CounterComics: Lucifer – Vertigo

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When Scott offered up his first review, and it turned out to be Preacher, I cursed the skies for not calling shotgun on reviewing that classic series first! However, not to be outdone, I eyed up my own collection of oddball comics and imediatley landed on Lucifer….must be the devils work (drumroll please). 

Now, you may be suprised to hear that I actually do not like Neil Gaimen’s Lamented goth-fest Sandman, in fact, a mere glimpse of it’s ‘Sisters of Mercy-esque’ covers bring bile to my throat. I might have to re-read the series, however, as my hatred spawns not just from the work per se, but more from the pretensious idiots that idolise it! I swear to god, if I see one more girl trying to dress like ‘Death’ from the book, I will actually go insane!

Anyway, bearing this in mind, I naturally avoided this long-running spin-off for many years, but the devil got the better of me (ow! they keep coming), and a couple of years ago I found myself flipping through the first book whilst trying to kill some time.  An hour, and a dirty look from the comic-shop’s manager later, I decided that I should probably invest in my own copies of this amazing series, and purchased books one to four.

Lucifer, somewhat obviously, made his first significant DC appearance in the aforementioned Sandman, resigning his lordship over hell due to what he felt was unfair treatment at the hands of God. So where would the Prince of the Darkness, the Morningstar, the Fallen Angel goto next?

The story of Lucifer picks up with our anti-hero running a piano club in the heart of Los Angeles with his ‘lilim’ (a race born of ‘Lilith’) assistant ‘Mazikeen’, whos beautiful features are scared along one-side by hideous deformities. Everything seems fairly tranquil for the horned-one, until a messenger of God appears to make him an offer he cannot refuse. It appears that an unseen force has begun granting peoples wishes, which on the face of it, appears to be a good thing. The messenger argues, however, that human desire is a dangerous force, and that the humans will begin ripping themselves apart if left wallowing in it. Lucifer accepts the offer and, when asked to name his price to God, states that creator of all things will know what his former serf desires. This favour soon opens the gateways to a series of brilliantly told stories that do not slip as the series progresses.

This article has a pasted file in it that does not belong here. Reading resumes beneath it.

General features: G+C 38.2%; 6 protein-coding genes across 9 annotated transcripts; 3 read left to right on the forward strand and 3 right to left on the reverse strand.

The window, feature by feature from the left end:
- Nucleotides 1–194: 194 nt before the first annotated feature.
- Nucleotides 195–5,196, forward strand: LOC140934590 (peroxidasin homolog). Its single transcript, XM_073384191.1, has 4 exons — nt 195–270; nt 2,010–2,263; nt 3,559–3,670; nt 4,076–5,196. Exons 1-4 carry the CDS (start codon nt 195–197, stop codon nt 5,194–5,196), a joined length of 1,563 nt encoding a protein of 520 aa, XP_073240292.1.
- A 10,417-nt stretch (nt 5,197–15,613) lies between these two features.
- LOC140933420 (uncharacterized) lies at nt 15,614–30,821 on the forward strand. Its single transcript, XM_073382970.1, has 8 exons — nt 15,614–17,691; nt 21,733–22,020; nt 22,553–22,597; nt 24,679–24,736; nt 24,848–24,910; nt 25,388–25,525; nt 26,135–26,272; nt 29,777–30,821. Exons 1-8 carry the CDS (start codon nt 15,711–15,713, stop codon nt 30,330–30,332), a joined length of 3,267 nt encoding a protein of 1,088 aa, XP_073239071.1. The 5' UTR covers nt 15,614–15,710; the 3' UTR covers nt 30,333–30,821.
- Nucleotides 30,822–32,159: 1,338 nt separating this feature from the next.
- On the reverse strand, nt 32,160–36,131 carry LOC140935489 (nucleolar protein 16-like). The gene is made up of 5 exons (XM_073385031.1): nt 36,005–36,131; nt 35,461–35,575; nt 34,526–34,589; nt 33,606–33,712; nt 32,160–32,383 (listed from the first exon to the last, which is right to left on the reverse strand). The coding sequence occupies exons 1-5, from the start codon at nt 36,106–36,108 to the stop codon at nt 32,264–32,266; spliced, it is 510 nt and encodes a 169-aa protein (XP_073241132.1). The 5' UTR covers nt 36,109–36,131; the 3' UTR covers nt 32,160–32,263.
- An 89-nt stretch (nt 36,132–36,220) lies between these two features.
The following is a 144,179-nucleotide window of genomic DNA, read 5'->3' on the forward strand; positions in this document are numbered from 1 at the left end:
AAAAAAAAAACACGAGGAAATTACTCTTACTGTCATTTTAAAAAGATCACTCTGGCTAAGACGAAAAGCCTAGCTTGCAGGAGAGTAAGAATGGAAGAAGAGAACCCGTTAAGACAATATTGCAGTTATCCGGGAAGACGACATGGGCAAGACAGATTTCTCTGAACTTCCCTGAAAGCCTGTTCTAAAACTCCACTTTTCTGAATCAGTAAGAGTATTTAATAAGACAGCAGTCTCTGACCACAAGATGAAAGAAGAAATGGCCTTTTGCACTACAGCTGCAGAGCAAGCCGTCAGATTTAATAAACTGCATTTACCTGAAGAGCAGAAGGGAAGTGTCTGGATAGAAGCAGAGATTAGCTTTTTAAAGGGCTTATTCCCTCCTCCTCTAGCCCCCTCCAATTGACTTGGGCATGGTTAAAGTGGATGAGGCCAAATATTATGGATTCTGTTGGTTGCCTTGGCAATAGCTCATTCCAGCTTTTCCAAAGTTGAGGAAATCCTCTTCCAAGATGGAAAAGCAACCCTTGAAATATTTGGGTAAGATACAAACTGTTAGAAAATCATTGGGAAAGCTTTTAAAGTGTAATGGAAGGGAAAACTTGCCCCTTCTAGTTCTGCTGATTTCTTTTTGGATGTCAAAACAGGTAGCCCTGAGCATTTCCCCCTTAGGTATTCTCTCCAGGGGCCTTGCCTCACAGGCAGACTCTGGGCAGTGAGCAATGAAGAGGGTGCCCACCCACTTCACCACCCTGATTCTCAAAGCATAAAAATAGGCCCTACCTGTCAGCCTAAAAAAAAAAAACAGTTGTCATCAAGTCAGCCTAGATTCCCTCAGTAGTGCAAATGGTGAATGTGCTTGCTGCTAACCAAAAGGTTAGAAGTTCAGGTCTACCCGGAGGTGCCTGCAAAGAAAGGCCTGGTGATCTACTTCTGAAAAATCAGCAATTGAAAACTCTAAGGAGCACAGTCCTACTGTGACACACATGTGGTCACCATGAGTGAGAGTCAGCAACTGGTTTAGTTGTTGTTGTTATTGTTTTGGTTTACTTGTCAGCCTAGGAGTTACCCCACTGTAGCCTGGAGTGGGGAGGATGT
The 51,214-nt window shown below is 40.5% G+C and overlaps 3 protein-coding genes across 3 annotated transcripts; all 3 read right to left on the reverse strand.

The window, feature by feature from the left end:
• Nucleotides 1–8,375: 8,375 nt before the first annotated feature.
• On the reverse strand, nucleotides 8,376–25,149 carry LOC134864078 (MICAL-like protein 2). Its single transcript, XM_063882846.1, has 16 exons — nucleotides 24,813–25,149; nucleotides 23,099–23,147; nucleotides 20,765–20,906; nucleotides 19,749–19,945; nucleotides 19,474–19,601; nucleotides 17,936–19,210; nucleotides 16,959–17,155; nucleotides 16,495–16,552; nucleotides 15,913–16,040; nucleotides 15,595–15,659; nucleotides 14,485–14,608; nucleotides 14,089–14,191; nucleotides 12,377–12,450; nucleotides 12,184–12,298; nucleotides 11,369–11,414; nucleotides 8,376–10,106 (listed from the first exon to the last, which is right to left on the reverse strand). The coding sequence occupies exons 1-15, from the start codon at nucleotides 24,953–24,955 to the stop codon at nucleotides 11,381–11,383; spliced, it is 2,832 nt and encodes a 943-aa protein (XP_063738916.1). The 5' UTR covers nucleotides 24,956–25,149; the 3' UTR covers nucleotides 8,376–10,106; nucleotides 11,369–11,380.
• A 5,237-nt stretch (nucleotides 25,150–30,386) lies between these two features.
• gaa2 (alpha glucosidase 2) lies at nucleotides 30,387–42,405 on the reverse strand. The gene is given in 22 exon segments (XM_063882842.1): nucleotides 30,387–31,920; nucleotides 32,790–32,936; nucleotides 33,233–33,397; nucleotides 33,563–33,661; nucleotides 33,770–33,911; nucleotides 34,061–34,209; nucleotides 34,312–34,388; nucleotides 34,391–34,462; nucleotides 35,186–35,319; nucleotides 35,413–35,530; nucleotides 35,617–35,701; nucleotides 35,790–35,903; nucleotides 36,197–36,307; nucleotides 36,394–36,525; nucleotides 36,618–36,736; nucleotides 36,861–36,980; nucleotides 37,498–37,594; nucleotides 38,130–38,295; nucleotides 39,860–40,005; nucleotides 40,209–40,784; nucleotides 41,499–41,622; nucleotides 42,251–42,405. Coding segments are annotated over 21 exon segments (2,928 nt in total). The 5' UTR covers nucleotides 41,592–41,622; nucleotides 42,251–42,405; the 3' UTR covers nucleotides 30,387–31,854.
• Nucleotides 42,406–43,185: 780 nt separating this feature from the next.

The ‘theme’ of the series centres around Lucifer’s disdain with the universes predetermined nature, and gradually as the series unfolds, his rebellion against this fixed concept. The character of Lucifer is actually quite likeable, his relationship with Mazikeen is actually quite touching, you get the impression that she is the only charecter that he truly ‘likes’ in the entire series. However, some instances are thrown in that make us remember exactly who it is that we are relating to; often in some quite disturbing ways.

Essentially, the series is a tale of rebellion. Lucifer playing the Timothy Leary to God’s mainstream oppressor, and the attempt to steal a new, undetermined universe from the hands of the original creator. Heavy topics, yes. But told through some very entertaining plot devices and with a wicked sense of humour, that lifts the saga above some of its peers in my opinion.

Ken Eakins

Nextime: The Walking Dead

2 Comments

  1. Wow, I thought I was the only one who didn’t like Sandman. Not so much for content, either, but for format. It really should have been a novel, in my opinion. Too fucking long and slow for a comic series. But Gaiman is forgiven because of work like this, Lucifer, Good Omens, American Gods, and so on…

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